1. Single-family room (SFR) model of care in the NICU improved medical and neurodevelopmental outcomes in infants.
2. Increased developmental support and maternal support in the SFR model were identified as mediating factors for improved outcomes.
Evidence Rating Level: 2 (Good)
Study Rundown: Single-family rooms (SFR) have increasingly replaced the traditional open-bay model of care in the neonatal ICU (NICU). This study examined neurodevelopmental outcomes for infants in the open-bay vs. SFR NICU model and factors that mediated observed differences. Statistically significant, superior medical outcomes for infants in the SFR NICU included greater rate of weight gain, fewer medical procedures, lower gestational age at full enteral feeds, and less sepsis. Neurodevelopmental outcomes included increased attention and decreased physiologic stress, hypertonicity, lethargy, and pain. The SFR model had increased developmental and maternal support. Developmental support, including number of occupational therapy days, mediated weight and attention differences. Maternal support, including number of days per week of parental presence, maternal care, kangaroo care and feeding, mediated the observed decrease in medical procedures, stress, and pain. Though this study may have limited generalizability due to variations among SFR models at different institutions, it emphasizes the benefits associated in models of care that increase maternal involvement and developmental support that physicians should be aware of.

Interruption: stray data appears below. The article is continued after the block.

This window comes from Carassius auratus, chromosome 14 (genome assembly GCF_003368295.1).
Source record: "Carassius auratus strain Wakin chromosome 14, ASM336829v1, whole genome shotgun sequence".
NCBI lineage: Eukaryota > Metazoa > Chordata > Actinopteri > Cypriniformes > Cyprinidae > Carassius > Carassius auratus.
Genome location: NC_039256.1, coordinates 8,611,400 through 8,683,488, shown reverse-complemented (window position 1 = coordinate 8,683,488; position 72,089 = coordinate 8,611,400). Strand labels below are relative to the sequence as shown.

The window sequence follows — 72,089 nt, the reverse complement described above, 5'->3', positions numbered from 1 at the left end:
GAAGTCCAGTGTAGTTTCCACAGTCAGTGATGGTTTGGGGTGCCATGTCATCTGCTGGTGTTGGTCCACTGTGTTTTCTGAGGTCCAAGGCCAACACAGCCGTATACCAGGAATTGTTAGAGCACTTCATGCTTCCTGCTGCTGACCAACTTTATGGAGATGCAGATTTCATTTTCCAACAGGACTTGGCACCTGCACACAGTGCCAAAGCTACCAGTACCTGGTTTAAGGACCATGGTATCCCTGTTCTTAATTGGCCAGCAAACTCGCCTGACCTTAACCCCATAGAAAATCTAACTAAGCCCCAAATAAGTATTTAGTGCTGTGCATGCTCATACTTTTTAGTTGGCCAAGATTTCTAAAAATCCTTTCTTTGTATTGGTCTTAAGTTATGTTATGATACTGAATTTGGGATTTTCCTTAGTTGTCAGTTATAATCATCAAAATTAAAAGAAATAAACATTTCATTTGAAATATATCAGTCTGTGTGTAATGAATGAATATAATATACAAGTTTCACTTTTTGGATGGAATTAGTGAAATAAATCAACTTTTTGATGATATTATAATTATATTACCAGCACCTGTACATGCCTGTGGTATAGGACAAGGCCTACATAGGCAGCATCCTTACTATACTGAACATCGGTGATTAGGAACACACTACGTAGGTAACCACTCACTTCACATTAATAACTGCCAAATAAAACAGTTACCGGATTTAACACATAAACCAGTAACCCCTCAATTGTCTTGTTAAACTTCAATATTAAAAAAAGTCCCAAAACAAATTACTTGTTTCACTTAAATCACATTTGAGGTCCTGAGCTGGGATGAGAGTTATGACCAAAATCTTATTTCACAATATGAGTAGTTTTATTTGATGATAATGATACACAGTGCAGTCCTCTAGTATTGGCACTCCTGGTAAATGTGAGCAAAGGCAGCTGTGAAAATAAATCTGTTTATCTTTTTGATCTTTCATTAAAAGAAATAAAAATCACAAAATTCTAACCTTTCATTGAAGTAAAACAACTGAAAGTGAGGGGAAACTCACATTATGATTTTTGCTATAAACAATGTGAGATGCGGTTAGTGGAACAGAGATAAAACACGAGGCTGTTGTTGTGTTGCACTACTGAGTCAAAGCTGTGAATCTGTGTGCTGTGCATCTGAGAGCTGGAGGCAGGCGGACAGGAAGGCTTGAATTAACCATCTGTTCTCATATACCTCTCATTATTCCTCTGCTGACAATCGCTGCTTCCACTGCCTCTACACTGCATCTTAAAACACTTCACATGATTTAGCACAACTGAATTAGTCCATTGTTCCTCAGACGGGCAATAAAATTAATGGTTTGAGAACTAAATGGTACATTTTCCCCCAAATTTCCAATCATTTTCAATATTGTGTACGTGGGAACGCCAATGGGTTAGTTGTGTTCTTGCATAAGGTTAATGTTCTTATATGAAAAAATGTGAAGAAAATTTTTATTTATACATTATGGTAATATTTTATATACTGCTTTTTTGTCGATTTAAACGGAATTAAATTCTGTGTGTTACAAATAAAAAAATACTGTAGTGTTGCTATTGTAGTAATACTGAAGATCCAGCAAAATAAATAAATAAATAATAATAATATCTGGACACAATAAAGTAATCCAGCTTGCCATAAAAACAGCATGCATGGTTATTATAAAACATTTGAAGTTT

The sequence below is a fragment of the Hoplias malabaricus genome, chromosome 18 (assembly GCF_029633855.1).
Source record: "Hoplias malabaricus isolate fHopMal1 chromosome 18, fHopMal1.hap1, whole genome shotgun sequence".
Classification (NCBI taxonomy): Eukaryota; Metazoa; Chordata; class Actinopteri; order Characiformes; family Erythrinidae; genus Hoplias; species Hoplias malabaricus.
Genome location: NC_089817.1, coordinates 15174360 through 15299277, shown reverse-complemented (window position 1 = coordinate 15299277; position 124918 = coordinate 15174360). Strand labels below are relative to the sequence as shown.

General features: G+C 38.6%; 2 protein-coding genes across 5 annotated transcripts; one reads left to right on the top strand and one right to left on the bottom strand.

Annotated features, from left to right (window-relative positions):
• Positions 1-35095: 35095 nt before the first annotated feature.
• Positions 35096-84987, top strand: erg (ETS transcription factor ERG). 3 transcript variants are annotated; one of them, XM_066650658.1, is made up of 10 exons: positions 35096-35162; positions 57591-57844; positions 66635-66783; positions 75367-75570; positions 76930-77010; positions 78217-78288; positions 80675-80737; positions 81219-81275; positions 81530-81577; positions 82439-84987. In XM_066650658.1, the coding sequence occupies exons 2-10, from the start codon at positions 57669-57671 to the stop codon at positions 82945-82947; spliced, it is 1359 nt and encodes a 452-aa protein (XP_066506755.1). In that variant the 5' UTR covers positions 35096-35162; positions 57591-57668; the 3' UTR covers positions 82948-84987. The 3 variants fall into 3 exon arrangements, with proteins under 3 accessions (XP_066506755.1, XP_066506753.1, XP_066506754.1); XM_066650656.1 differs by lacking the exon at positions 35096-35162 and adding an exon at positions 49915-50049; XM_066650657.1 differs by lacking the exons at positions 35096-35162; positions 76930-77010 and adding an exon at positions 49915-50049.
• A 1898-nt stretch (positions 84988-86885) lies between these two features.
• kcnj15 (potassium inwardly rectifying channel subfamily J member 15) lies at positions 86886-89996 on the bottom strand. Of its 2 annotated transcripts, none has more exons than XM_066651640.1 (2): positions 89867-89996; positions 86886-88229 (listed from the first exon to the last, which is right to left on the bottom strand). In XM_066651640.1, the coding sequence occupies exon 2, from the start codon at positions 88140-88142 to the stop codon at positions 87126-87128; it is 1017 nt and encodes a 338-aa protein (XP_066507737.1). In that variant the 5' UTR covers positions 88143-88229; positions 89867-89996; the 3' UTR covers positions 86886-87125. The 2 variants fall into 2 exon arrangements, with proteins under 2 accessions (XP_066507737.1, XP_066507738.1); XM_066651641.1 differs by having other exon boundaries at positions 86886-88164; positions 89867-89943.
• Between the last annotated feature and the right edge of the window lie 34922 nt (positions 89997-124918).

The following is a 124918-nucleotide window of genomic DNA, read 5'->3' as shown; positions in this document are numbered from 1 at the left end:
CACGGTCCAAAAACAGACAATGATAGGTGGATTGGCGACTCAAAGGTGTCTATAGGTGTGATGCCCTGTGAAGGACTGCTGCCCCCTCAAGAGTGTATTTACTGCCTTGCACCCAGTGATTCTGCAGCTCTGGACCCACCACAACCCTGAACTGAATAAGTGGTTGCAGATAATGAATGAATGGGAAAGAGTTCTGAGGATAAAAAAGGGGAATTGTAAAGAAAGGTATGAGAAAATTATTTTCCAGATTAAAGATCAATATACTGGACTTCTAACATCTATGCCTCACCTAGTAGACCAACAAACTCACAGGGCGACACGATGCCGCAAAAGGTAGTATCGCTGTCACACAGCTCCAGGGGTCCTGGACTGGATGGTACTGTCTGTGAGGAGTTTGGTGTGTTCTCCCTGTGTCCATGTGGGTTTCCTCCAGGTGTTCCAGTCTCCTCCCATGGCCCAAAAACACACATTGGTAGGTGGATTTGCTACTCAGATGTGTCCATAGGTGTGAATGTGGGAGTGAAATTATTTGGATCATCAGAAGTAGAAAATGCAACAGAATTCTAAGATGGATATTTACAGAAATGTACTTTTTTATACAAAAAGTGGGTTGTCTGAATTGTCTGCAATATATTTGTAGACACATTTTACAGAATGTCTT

Relevant Reading: The single-patient room in the NICU: maternal and family effects
In-Depth [prospective cohort study]: Infants less than 1500 grams and born to English-speaking mothers at least 18-years-old at the Women & Infants Hospital of Rhode Island were enrolled into the study before and after transition from an open-bay to SFR NICU model. A total of 151 infants in the open-bay NICU and 252 infants in the SFR NICU participated in the study. There were no differences between infants in the open-bay vs. SFR models at enrollment. Neurobehavioral outcomes were measured using a NICU Network Neurobehavioral Scale. Maternal involvement was assessed by questionnaires administered 3-4 days prior to discharge. Statistically significant differences between the open-bay vs. SFR cohort existed in discharge weight (2657 g vs. 2890 g; p=0.005), rate of weight gain (22.7 g/day vs. 23.8 g/day; p=0.017), gestational age at full enteral feeding (32.0 weeks vs. 31.4 weeks; p=0.015), and sepsis (20% vs. 12.7%; p=0.050). Developmental support was increased in the SFR cohort and mediated improvement in weight (p=0.012) and attention (p=0.052). Maternal involvement was increased in the SFR cohort and mediated decreased medical procedures (p <0.000), stress (p <0.000) and pain (p <0.014).
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